Choosing the Right Business

Choosing the Right Business

Level of Competition

Choosing a market with a large number of competitors can be detrimental to your business. A large number of competitors in the market may mean that margins are already low and this may not be sustainable for you as a start-up business. Price competition in most cases can only be pursued by firms which have high economies of scale. You may be better off serving a small target market or a niche market and then expanding.

Profitability

Only profitable businesses can be sustained. If you have a passion for a certain activity and come up with an idea relating to that activity, it is important to judge the business potential of that idea. Questions such as: Is there sufficient demand for your product or service; will you earn a recurring income; and whether economies of scale exist; will need to be considered to determine the viability of turning your idea into a sustainable business.

Does it fit in With Your Goals and Resources?

What kind of business you decide to start will depend on two things: your goals and your resources. What you want to achieve with your business is a decisive factor. If you want financial freedom, it is advisable that you pick a business that has a high possibility of profitability (after conducting a thorough analysis). But some people want to start a business where they want to help people, for that you may need an idea that has the potential to make an impact on people’s lives.
The financial resources you have at your disposal are of importance as well. Some businesses require a large amount of capital to start (e.g. manufacturing) and your ability to enter these markets will be determined by the capital at your disposal. Starting Internet based businesses can sometimes provide you with lower cost entry strategy.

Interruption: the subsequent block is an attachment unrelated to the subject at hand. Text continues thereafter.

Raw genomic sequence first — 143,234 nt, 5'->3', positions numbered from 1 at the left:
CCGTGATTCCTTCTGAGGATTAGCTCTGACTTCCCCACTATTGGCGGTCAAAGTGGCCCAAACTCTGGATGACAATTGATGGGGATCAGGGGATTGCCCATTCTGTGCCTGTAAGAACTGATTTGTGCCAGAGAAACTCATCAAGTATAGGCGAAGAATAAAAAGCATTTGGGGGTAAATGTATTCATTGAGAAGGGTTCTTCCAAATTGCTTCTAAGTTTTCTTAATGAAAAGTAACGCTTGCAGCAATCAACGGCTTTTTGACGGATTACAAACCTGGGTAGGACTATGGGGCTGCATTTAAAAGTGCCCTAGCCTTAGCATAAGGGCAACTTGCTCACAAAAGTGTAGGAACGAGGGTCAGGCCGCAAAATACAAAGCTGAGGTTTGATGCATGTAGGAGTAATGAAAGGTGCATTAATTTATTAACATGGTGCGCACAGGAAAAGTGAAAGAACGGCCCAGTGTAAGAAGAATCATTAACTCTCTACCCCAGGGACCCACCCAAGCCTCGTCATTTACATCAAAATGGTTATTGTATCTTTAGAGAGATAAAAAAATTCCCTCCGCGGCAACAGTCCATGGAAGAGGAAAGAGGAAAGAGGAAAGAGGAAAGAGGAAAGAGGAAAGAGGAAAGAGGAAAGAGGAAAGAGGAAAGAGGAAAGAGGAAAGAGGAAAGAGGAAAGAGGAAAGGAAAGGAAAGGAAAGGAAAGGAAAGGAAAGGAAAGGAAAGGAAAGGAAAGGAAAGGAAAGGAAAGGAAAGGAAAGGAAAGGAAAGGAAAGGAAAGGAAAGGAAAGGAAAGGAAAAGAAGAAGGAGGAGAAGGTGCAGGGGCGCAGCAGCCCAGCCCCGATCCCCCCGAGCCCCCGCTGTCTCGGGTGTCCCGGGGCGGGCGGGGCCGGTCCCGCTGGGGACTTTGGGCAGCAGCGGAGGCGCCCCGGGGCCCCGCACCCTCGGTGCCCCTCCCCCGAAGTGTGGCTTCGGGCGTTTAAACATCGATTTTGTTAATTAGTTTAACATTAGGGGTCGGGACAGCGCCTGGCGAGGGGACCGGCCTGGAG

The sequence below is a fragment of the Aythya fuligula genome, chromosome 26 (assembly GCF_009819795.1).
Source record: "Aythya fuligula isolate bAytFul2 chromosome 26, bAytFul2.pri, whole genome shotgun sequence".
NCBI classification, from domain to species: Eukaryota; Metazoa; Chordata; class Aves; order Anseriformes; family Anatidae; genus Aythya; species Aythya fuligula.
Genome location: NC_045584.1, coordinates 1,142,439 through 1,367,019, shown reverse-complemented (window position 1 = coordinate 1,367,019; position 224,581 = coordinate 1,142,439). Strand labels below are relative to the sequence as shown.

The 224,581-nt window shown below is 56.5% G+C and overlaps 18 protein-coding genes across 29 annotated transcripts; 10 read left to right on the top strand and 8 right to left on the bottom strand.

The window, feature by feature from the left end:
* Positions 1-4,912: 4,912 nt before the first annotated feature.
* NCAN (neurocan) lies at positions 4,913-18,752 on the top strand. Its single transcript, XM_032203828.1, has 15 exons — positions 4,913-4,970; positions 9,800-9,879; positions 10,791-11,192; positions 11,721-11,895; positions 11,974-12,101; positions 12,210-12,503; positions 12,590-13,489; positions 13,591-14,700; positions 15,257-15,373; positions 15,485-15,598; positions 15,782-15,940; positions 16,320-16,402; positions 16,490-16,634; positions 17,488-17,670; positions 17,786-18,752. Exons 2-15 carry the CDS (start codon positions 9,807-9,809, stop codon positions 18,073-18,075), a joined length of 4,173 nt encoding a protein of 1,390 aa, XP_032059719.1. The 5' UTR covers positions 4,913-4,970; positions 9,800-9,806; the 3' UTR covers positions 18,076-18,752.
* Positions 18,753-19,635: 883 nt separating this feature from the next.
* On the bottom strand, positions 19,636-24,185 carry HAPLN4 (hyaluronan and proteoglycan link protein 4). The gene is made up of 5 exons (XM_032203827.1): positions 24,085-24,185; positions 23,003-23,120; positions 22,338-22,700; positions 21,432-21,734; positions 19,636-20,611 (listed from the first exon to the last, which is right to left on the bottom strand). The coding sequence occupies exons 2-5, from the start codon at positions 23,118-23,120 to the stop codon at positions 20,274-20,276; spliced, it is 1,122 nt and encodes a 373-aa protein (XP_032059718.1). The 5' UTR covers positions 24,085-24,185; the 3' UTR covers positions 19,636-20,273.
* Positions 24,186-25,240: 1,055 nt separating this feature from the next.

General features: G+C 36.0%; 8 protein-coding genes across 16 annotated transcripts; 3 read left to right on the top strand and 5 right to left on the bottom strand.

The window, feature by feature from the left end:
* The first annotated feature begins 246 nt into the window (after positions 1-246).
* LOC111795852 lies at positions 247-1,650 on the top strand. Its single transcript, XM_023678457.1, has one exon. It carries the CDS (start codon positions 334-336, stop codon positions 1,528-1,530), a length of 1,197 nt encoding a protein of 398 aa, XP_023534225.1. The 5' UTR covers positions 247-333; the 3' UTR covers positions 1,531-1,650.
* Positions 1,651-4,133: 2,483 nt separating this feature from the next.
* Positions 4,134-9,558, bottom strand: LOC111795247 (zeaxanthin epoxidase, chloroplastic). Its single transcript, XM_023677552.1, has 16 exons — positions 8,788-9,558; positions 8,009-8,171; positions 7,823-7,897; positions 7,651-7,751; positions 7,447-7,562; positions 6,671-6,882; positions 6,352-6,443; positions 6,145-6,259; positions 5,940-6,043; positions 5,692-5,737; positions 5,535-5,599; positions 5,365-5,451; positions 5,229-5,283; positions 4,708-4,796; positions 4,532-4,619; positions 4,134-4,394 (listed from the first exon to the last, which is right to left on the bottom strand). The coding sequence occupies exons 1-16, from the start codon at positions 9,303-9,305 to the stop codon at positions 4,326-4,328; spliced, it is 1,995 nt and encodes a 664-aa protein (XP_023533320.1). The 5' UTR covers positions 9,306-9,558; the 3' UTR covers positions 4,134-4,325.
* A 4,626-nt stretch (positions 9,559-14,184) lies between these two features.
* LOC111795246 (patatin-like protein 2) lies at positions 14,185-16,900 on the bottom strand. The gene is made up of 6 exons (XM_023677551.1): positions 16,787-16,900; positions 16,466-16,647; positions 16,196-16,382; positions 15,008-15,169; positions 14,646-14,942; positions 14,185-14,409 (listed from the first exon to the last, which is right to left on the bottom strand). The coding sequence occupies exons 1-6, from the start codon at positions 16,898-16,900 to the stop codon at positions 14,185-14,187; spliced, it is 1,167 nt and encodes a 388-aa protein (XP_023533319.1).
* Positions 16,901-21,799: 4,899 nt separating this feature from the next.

Your Skills, Strengths and Qualifications

Picking the right business will be strongly influenced by the above three factors. Look at the skills you possess. It is important to choose a business in which your skills apply. For example, both the founders of Google were Ph.D. candidates in computer science. Similarly, experience counts. The founder of Wal-Mart worked at retail stores before he started his own retail store. The point here is that if you have the relevant skills and qualifications for a particular business it will show as you will be well suited to the central functions of the business. You will be able to understand the functions much better and therefore make better managerial decisions.

Look at Your Passions – What Do You Enjoy Doing?

This again is something important to look at. If you are passionate about something, or enjoy doing something, it is likely  that your business will succeed. But this is not the only factor for success. It is however important to explore your passions and come to a decision. One way to evaluate this would be to see whether or not you would be willing to spend 40+ hours every week on this project. Try to identify business opportunities that are in line with your passions and hobbies. There are many examples of this in current successful start-ups. Steve Jobs and Steve Wozniak were both extremely passionate about computers. They set up a company in a garage. The result was Apple Inc., whilst many companies don’t grow to be one of the most valuable in the world, what can be taken away from this example is that it can be extremely satisfying and fulfilling to work on something you enjoy doing.